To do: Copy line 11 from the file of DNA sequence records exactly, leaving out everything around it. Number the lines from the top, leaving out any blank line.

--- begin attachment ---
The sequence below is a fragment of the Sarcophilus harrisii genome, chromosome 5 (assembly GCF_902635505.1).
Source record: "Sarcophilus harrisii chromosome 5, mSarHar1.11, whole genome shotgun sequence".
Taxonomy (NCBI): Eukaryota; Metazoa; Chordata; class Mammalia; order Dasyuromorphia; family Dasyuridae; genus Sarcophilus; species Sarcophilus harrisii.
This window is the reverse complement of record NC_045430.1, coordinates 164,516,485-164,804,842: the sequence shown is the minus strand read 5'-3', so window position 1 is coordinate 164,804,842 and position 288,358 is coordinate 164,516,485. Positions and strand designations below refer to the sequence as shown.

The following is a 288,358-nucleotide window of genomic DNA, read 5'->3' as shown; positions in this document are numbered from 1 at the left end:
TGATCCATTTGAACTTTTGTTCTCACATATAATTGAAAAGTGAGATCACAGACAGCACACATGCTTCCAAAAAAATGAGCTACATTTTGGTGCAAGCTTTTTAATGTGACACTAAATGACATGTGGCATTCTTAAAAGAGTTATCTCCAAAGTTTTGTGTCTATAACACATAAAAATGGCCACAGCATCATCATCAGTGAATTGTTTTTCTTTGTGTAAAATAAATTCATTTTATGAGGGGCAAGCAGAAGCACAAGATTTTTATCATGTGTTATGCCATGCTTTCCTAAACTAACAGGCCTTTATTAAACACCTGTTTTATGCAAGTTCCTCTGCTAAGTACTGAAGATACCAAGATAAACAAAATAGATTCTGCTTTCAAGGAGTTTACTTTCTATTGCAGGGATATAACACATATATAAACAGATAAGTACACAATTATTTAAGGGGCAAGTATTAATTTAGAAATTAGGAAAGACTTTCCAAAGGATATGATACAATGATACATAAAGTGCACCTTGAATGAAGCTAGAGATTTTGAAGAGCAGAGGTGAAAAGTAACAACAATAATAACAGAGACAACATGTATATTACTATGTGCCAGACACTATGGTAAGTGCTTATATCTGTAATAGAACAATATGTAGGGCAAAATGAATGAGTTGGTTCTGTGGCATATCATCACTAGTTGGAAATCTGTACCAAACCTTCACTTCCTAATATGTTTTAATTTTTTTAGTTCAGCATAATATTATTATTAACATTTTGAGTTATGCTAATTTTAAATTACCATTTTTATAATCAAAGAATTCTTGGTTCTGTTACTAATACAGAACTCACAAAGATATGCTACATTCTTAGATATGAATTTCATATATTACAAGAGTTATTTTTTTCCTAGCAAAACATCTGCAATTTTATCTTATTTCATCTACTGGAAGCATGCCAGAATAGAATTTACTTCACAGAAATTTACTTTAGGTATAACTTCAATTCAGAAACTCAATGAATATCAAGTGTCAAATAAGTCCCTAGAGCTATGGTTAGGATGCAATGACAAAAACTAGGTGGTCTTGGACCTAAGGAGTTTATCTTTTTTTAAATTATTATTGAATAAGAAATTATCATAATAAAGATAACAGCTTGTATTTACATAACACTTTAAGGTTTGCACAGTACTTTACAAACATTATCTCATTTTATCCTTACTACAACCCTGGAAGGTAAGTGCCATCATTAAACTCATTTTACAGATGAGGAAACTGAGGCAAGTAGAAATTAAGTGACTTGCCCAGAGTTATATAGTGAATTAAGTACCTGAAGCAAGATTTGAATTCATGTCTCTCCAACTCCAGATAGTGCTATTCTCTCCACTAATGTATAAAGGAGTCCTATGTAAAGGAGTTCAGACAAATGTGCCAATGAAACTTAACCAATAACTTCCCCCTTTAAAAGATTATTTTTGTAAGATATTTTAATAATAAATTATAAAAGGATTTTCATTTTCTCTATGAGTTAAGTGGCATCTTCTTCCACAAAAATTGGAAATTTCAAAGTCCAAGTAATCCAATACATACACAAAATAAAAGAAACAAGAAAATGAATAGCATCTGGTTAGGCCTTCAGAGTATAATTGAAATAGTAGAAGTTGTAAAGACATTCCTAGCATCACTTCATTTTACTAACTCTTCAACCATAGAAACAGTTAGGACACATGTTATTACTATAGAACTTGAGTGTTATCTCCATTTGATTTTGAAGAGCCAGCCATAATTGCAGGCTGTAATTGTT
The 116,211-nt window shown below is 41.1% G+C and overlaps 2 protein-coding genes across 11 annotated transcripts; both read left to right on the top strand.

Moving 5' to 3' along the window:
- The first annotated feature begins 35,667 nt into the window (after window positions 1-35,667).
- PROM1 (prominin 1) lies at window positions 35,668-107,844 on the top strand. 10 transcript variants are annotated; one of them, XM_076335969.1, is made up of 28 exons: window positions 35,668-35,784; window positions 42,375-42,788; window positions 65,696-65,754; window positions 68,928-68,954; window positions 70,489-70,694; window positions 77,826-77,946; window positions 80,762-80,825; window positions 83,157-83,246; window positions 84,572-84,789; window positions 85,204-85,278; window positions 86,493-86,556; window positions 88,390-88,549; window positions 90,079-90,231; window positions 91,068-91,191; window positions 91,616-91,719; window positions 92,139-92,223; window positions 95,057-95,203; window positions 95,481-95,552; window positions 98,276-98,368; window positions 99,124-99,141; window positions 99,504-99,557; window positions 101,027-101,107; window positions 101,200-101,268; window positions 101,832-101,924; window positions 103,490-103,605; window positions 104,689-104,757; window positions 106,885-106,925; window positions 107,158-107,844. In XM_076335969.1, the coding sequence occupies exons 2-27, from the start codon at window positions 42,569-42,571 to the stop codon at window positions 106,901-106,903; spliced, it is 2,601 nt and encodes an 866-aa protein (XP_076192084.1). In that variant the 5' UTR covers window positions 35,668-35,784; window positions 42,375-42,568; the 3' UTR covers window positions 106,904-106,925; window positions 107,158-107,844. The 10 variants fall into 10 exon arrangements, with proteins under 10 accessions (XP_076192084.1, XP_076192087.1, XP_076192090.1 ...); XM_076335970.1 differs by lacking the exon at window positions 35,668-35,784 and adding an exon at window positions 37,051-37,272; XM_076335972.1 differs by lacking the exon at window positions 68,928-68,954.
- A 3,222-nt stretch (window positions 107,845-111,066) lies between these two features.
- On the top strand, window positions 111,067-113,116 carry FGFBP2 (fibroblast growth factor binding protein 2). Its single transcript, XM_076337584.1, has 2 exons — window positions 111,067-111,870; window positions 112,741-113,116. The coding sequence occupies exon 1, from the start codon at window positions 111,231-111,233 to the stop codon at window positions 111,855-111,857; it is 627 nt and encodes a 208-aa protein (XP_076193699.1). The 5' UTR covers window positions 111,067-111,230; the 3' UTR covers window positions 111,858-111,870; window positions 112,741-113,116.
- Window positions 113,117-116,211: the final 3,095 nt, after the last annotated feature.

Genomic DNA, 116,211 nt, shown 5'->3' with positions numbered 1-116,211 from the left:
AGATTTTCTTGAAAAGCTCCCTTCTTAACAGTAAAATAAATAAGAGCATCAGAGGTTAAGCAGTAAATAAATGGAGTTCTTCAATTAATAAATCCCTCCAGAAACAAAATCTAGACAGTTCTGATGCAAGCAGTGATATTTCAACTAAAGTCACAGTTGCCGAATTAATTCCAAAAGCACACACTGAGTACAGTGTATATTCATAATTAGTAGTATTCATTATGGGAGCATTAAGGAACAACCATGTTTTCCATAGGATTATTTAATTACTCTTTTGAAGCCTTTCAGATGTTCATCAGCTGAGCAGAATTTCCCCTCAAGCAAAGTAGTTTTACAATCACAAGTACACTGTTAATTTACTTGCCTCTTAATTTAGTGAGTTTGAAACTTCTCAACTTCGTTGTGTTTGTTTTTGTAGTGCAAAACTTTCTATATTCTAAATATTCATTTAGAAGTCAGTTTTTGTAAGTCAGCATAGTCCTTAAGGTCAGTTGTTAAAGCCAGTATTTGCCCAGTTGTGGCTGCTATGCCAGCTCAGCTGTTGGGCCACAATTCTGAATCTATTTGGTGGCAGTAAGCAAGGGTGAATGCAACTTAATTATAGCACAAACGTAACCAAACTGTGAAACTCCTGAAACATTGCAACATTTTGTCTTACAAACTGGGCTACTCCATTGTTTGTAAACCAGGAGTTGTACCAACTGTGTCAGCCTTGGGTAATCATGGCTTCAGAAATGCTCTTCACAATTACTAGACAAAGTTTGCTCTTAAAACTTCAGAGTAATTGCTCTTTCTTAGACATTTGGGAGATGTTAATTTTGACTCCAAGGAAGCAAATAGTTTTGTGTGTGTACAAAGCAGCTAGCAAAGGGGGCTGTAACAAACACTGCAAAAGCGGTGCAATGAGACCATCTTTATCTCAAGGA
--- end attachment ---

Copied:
- A 3,222-nt stretch (window positions 107,845-111,066) lies between these two features.